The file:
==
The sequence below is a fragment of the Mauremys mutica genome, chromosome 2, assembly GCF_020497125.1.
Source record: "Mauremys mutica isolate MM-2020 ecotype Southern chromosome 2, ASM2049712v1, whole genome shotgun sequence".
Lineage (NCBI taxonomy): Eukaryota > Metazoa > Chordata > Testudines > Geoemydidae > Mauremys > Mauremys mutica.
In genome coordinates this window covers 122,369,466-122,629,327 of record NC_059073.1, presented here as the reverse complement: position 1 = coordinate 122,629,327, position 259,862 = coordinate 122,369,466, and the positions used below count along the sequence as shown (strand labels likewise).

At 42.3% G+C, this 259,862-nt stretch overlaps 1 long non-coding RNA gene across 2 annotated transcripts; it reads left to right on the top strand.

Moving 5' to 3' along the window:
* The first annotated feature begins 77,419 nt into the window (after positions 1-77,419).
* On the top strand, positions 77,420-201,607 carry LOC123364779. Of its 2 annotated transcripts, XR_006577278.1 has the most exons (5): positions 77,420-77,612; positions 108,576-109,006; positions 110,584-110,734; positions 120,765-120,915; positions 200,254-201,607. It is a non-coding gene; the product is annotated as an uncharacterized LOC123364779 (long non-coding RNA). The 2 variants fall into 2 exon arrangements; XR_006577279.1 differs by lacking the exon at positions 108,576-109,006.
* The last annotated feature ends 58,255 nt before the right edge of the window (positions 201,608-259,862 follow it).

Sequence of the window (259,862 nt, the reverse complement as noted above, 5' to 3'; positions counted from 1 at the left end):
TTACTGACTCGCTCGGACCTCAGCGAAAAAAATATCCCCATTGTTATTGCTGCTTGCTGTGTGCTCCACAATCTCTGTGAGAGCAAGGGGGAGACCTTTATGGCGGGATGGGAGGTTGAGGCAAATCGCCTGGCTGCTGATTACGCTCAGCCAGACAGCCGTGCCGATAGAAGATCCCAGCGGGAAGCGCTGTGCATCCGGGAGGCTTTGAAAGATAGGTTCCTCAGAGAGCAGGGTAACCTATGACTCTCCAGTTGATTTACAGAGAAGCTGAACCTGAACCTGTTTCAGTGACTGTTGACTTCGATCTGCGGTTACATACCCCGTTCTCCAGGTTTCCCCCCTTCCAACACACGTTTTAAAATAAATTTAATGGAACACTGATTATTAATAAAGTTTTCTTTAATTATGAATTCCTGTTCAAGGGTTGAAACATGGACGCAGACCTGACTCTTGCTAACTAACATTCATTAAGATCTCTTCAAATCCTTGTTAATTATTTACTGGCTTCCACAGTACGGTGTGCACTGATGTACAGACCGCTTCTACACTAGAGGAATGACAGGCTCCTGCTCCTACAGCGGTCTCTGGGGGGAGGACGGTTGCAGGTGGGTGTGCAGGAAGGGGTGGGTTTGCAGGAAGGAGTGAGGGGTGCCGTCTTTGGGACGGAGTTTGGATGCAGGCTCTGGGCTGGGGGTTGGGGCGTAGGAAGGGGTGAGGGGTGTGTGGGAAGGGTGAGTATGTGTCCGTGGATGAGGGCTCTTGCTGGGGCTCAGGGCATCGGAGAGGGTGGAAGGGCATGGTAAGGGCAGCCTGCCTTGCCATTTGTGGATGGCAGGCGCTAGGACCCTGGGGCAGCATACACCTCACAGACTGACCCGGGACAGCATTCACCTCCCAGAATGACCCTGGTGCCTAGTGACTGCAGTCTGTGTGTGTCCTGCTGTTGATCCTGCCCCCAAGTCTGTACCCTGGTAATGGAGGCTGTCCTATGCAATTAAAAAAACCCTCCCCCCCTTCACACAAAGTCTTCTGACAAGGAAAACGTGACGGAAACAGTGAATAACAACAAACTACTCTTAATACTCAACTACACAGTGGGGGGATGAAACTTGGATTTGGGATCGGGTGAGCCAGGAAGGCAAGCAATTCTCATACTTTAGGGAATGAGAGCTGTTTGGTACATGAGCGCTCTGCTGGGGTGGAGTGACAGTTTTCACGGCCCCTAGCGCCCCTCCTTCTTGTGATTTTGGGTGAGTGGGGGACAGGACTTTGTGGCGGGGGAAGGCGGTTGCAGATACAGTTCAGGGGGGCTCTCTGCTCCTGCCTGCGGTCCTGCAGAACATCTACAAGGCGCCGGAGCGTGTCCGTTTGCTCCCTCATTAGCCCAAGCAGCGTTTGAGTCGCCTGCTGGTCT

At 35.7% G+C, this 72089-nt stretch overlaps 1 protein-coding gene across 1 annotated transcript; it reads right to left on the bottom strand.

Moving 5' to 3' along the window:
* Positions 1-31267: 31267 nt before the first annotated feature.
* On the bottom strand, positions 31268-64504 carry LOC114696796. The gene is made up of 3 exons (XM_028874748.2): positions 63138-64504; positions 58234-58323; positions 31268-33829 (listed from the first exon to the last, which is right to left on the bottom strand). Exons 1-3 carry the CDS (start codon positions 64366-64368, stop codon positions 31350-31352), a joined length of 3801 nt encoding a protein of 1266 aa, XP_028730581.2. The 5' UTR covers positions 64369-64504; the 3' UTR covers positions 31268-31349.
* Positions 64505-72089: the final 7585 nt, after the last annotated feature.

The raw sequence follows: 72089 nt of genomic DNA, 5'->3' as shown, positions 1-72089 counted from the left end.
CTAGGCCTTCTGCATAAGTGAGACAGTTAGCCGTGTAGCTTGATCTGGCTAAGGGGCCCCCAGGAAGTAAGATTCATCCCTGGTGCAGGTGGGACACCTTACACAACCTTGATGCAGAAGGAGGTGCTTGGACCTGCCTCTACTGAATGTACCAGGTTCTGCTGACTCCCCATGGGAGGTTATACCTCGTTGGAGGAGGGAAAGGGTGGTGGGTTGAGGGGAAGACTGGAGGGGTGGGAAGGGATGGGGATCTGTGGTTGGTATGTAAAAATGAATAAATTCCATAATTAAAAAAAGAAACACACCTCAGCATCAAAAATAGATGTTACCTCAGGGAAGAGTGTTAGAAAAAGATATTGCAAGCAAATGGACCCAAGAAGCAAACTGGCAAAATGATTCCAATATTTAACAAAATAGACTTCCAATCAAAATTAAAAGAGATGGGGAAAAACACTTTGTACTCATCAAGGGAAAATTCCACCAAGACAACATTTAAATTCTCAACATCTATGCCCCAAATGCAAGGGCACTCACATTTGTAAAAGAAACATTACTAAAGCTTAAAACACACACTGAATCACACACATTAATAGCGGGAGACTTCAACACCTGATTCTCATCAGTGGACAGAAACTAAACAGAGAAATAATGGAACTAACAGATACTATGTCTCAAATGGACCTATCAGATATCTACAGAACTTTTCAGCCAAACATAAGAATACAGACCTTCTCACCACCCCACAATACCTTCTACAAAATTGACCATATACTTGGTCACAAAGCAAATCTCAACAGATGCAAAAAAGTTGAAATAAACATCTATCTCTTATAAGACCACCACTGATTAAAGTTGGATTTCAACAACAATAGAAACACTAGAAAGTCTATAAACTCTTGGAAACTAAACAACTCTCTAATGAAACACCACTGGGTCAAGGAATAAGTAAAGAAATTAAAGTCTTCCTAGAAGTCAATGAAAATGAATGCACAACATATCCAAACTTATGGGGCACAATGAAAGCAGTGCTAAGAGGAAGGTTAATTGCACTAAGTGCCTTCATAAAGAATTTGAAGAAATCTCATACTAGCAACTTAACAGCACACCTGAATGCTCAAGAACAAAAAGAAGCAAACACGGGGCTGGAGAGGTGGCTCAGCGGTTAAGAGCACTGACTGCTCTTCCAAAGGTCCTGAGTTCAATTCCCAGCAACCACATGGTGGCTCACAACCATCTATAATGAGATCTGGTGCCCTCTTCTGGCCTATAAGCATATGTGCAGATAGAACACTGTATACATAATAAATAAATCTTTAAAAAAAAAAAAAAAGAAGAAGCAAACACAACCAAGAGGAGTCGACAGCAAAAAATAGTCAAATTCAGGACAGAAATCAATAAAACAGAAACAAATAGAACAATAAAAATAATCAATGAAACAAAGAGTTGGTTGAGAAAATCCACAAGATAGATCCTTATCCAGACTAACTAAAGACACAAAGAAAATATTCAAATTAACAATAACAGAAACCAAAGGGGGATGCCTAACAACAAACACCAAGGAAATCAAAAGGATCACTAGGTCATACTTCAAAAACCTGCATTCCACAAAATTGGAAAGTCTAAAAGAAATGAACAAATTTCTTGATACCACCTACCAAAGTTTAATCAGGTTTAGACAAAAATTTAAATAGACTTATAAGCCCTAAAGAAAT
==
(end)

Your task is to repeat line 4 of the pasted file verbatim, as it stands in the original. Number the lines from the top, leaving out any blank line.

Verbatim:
In genome coordinates this window covers 122,369,466-122,629,327 of record NC_059073.1, presented here as the reverse complement: position 1 = coordinate 122,629,327, position 259,862 = coordinate 122,369,466, and the positions used below count along the sequence as shown (strand labels likewise).